When the Department of Justice earlier this month announced the arrest of 243 people for Medicare fraud, it noted that 50 of the defendants were charged with crimes related to the Medicare prescription drug benefit program known as Part D.
Prescription drug fraud has become the fastest-growing component of the Medicare program overall, and is ripe for fraud, as evidenced not only by those arrests, but also by two new reports from the U.S. Department of Health & Human Services Office of the Inspector General (OIG).
The first report notes that since the program went into effect in 2006, the OIG has had ongoing concerns about abuse and diversion of Part D drugs. “OIG reviews have revealed questionable billing associated with pharmacies, prescribers, and beneficiaries involving both controlled and non-controlled substances,” the report states. Schemes include drug diversion, billing for drugs not dispensed and kickbacks.
Among OIG’s findings:
- More than 1,400 pharmacies that participated in the Medicare Part D program had questionable billing practices in 2014. Some billed for extremely high numbers of prescriptions per patient while others billed for a high proportion of narcotic controlled substances. The 1,432 pharmacies reviewed represent 2 percent of retail pharmacies nationwide and together billed $2.3 billion to Part D in 2014. Not surprisingly, the pharmacies were more likely to be independently owned and located in New York, Miami, Los Angeles and Detroit.
- Of those 1,432 pharmacies reviewed, 403 billed for an extremely high number of prescriptions per beneficiary – averaging at least 62 prescriptions per beneficiary – or nearly three times the national average.
- A total of 468 pharmacies reviewed billed for commonly abused opioids in at least 17 percent of its Part D prescriptions. That’s three times the national average. This may indicate that the pharmacy is billing for medically unnecessary drugs or they are being diverted and resold for a profit.
- A total of 314 pharmacies billed on average, for more than 12 different types of drugs for each beneficiary in 2014. This was double the national average of six different types of drugs. In one example, a Miami-area pharmacy billed for an average of 23 different drugs for each of its beneficiaries. In total, it billed Medicare Part D almost $2 million for drugs for just 143 beneficiaries.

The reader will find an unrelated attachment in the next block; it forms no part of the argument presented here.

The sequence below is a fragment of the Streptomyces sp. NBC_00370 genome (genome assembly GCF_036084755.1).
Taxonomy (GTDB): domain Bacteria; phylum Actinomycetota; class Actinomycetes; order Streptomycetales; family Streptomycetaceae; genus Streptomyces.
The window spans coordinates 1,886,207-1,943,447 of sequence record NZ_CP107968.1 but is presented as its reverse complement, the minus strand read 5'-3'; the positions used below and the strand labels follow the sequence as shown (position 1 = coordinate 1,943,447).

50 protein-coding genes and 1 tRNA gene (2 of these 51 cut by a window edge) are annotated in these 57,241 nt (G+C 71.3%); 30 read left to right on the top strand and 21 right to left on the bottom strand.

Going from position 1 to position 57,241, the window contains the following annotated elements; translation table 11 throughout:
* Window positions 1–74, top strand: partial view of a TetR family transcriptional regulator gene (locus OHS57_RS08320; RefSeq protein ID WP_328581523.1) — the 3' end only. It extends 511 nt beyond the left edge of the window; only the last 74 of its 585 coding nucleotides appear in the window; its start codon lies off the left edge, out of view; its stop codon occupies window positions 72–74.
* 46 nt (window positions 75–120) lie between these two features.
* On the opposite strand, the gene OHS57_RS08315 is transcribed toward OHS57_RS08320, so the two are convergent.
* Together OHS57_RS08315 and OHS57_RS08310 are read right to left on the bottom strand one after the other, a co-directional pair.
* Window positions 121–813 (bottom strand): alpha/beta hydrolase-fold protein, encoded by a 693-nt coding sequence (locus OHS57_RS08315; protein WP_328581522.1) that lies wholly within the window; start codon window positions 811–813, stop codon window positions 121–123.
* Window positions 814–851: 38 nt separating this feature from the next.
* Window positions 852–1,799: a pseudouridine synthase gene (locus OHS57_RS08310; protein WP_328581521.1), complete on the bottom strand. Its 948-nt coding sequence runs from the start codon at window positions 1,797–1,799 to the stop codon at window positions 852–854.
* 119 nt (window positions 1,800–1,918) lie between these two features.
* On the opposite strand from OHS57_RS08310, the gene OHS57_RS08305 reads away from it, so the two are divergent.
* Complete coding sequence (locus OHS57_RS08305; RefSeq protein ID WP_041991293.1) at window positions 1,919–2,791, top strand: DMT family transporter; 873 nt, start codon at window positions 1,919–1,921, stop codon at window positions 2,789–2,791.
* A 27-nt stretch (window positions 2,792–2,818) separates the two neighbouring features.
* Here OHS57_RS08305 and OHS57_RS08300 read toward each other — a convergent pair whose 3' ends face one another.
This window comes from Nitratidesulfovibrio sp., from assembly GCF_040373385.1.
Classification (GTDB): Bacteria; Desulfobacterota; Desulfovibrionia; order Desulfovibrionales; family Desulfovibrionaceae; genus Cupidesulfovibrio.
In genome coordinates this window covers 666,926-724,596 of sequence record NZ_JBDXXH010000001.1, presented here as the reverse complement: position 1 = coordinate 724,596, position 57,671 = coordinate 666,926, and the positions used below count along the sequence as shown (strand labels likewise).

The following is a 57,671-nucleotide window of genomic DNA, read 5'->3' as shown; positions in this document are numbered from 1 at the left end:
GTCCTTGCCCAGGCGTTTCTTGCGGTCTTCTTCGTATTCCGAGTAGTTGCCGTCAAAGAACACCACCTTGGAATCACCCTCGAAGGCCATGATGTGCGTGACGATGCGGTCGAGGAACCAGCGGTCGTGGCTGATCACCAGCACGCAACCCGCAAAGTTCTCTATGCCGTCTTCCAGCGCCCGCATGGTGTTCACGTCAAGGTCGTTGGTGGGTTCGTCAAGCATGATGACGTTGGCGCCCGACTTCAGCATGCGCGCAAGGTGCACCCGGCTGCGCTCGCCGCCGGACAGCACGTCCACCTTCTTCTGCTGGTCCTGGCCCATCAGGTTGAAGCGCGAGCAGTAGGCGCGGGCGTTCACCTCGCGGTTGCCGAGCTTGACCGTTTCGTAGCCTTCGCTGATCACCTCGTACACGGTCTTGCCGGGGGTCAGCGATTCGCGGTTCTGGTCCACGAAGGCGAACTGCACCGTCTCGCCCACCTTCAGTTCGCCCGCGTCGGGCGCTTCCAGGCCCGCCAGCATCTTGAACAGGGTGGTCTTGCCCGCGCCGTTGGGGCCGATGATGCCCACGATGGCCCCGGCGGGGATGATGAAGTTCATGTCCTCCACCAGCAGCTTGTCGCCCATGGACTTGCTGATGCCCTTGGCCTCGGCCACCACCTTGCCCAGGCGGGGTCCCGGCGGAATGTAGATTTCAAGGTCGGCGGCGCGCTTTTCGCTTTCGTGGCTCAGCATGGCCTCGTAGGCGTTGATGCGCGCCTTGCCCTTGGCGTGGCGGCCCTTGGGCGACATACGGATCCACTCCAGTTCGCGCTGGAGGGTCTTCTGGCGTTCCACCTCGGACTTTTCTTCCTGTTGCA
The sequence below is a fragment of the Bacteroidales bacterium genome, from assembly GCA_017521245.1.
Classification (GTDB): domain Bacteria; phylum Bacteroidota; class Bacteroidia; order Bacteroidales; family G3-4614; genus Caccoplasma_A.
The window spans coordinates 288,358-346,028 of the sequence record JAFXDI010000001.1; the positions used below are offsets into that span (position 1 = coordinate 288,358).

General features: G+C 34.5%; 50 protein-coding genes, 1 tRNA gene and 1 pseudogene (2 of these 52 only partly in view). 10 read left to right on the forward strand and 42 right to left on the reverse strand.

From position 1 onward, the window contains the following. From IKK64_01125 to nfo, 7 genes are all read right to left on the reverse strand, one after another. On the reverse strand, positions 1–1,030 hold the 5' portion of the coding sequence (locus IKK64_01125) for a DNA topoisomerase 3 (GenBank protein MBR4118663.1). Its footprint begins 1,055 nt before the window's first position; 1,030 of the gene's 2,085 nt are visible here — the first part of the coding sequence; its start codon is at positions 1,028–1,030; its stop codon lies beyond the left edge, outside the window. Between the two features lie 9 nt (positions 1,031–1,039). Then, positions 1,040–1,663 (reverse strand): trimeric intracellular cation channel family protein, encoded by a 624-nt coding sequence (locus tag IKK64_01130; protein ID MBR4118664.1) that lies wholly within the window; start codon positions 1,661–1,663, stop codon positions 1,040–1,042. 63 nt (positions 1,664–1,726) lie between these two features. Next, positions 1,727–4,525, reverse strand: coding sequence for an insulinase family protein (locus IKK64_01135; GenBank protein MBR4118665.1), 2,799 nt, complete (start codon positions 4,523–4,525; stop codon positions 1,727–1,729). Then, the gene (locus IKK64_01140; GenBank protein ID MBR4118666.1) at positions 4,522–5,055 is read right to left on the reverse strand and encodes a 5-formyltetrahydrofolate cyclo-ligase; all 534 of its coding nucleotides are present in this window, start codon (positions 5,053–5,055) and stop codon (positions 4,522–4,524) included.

OIG issued the aforementioned report in conjunction with a second report titled “Ensuring the Integrity of Medicare Part D, which summarizes the OIG’s efforts and provides an update on the Centers for Medicare and Medicaid’s efforts to put a stop to fraud. Although CMS is responsible for overseeing the program, it is run by private insurance companies.
In the past, as with this latest report, the OIG has been critical of CMS’ efforts. It notes that, “CMS is missing opportunities to leverage data to identify fraud, waste and abuse.” In particular the OIG criticizes CMS for failing to make it mandatory for plan sponsors to report information on fraud.
CMS contracts with a private company to serve as the Medicare Drug Integrity Contractor (MEDIC), to detect and prevent fraud, waste and abuse in Part D. However, OIG said that rather than being proactive in detecting fraud through the use of its own data, MEDIC is relying on “external sources” i.e. whistleblowers, to identify fraud and abuse. OIG’s recommendation: Require plan sponsors to report all potential fraud and abuse to CMS and/or the MEDIC
Among other findings:
- More than $1 billion in Part D payments were made for drug claims with invalid prescriber identifiers. OIG found that plan sponsors and CMS did not institute adequate procedures or oversight to identify claims with invalid prescriber identifiers.
- Excluded providers have continued to prescribed Part D drugs. CMS accepted PDE data from plan sponsors with gross drug costs totaling $15 million over a 3-year period for prescriptions written by excluded providers, contrary to Federal law
- Part D inappropriately paid for Schedule II drugs billed as refills, presenting a risk for drug diversion and abuse. CMS’s oversight also has not been sufficient to prevent these potentially inappropriate payments.
- Payments after beneficiaries’ death make Part D vulnerable to fraud. Between 2006 and 2007, CMS paid approximately $3.6 million on behalf of deceased beneficiaries. After CMS reported implementing an automated process to prevent these payments, it still allowed Part D payments on behalf of 5,101 deceased beneficiaries in 2011.
Earlier this year, as part of its data transparency initiative, CMS released detailed data on nearly 1.4 billion prescriptions dispensed to senior citizens and disabled people in the Medicare program in 2013.
The latest reports, coupled with the recent crackdown on Medicare fraud by the feds, is one more indicator that feds are turning up the heat up on Part D fraud.
The Health Law Offices of Anthony C. Vitale stand ready to assist those who find themselves swept up into the government’s intensified efforts in the healthcare fraud arena. Our firm represents healthcare professionals in state and federal court who are charged with fraudulent billing, kickbacks, Medicare, Part D and Medicaid fraud and false claims, among others. Our team of highly skilled attorneys and consultants are here to help you before you become the focus of an investigation and will aggressively defend you should you become the target of one.